Wonder – REVIEW


Kids can be mercilessly cruel. Take our Editor who was told by the school bully about the blue goldfish that lived in one of the toilet bowls only for him to peer inquisitively down the pan and find his head pushed further down and the toilet flushed. Bad enough to happen to any child but the Editor was at his son’s school’s parent’s day at the time.

Wonder‘ is based on the novel by R.J Palacio and follows Auggie, (Jacob Tremblay) a young lad born with severe facial disfigurement and has undergone numerous reconstructive surgeries and his mother (Julia Roberts) has home schooled him until the time comes when he has to go to school. It’s a scary enough experience for any child starting a new school but with the facial scars marking him out as different Auggie is even more wary. Reluctantly he meets the school headmaster, an avuncular and friendly figure endearingly played by Mandy Patinkin who is now a world away from his ‘Princess Bride’ days. He gets 3 children from his intended class to show him round and inevitably one of them , Julian (Bryce Gheisar) starts to ask intrusive questions about his face. It’s him who goes on to be Auggie’s main tormentor along with his little gang which bizarrely includes a kid with a ginger afro who inexplicably seems to escape any mockery. It’s no surprise that Auggie’s appearance singles him out  and its heartbreaking to see him at a lunch table on his own as the kids have spread a rumour that if you touch him you’ll get a disease.  The taunting is only too real and its only the support of his family that keeps him going with his mother who gave up a promising career as an illustrator to home school him. She’s ably supported by his father (Owen Wilson) in a rather underwritten role, who remains resolutely upbeat for his son and his big sister Olivia (Izabela Vidovic) who herself has been spurned by what she thought was her best friend, Miranda (Danielle Rose Russell) who has just returned from summer camp. Unusually the film occasionally borrows the narrative structure technique from Kurosawa’s ‘Rashomon’ where several incidents are seen from a different characters point of view when the film appropriates chapter headings for the different child characters (Auggie, Olivia, Jack Will & Miranda). All the characters have one reason or another for ostracising Auggie and the film drops in scenes that gives a glimpse into pressure on the kids from outside sources to steer clear of Auggie and the film has a secondary storyline involving his sisters burgeoning love story and her broken friendship which all successfully intertwine with Auggie’s .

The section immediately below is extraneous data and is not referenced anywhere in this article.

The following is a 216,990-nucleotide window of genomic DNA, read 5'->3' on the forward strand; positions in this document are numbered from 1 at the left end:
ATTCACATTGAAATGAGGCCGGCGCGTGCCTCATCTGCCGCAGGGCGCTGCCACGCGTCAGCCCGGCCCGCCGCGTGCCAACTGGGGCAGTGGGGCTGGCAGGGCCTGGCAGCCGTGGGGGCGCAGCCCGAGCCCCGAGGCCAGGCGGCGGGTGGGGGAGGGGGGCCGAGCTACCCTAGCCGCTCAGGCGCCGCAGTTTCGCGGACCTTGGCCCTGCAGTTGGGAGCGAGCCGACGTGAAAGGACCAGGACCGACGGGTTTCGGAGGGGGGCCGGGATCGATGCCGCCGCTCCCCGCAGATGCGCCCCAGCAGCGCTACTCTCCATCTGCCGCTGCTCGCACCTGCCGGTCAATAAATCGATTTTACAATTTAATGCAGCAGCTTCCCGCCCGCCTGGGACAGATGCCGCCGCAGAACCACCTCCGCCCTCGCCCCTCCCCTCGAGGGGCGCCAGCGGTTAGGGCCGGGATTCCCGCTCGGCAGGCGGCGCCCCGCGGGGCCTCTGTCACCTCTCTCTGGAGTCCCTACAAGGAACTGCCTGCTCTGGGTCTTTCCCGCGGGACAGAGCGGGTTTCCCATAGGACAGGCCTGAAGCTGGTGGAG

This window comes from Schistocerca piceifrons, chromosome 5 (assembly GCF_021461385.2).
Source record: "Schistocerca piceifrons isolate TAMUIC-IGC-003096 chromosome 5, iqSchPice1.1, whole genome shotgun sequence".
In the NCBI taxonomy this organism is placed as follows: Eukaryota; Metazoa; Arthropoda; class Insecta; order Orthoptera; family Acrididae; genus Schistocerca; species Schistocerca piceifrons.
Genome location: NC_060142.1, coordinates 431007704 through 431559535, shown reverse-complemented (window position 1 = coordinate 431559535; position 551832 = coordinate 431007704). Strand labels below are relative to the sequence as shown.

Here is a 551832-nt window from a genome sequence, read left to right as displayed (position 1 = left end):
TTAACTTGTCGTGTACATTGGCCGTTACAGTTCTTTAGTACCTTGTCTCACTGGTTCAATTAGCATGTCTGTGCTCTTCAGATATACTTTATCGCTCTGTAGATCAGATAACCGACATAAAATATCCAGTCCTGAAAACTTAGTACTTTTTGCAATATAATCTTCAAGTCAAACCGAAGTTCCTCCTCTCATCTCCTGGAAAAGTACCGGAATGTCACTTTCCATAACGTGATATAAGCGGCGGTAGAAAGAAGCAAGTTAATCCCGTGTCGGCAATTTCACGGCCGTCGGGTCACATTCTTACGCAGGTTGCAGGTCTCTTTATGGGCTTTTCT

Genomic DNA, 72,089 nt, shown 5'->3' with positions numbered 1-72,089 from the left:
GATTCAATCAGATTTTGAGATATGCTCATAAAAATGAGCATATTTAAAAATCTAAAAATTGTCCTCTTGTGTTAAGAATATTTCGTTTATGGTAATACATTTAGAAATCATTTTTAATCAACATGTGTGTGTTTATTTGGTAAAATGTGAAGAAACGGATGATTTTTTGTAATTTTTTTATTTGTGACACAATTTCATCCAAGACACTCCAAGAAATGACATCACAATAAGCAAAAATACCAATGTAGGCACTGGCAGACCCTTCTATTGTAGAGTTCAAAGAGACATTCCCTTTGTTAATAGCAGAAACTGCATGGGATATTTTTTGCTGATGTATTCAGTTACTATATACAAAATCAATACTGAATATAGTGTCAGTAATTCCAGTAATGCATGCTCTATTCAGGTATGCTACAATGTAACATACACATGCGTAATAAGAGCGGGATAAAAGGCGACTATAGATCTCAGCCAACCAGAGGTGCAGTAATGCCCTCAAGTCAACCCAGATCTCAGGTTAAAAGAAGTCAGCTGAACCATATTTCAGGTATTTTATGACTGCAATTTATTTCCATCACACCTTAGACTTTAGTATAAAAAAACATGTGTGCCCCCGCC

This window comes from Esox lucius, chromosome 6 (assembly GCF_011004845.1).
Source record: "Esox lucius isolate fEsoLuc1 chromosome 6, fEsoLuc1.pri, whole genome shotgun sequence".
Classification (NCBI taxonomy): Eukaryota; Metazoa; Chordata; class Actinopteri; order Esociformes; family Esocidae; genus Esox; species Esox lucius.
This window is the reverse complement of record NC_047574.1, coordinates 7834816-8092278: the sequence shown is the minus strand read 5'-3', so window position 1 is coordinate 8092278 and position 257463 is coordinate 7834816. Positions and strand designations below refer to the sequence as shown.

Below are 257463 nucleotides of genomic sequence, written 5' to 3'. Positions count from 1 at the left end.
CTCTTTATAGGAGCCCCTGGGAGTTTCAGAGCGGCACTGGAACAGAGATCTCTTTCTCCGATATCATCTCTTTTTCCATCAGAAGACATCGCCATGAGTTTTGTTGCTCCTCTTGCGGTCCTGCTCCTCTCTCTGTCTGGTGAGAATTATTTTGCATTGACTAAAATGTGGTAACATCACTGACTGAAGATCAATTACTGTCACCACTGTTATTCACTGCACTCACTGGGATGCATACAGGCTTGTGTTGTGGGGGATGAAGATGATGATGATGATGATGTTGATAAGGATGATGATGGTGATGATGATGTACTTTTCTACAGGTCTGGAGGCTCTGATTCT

Though this is a fictional story it’s much like 1985’s ‘Mask’ with its subtext of never judging a book by its cover with the kids having far more going on below the surface but unlike ‘Mask’ it doesn’t wallow in sadness with a tear jerking finale though its not without its occasional moments. Instead this is far more uplifting and life affirming. This will appeal to children too and the audience we saw it with was heavily weighted towards a younger audience who were utterly rapt with the story.

For all its gentle approach this is one of the most beguiling and wonderfully warm films you’ll see in a year of bombastic blockbuster bombs. Wonder-ful.

Here’s the trailer…….


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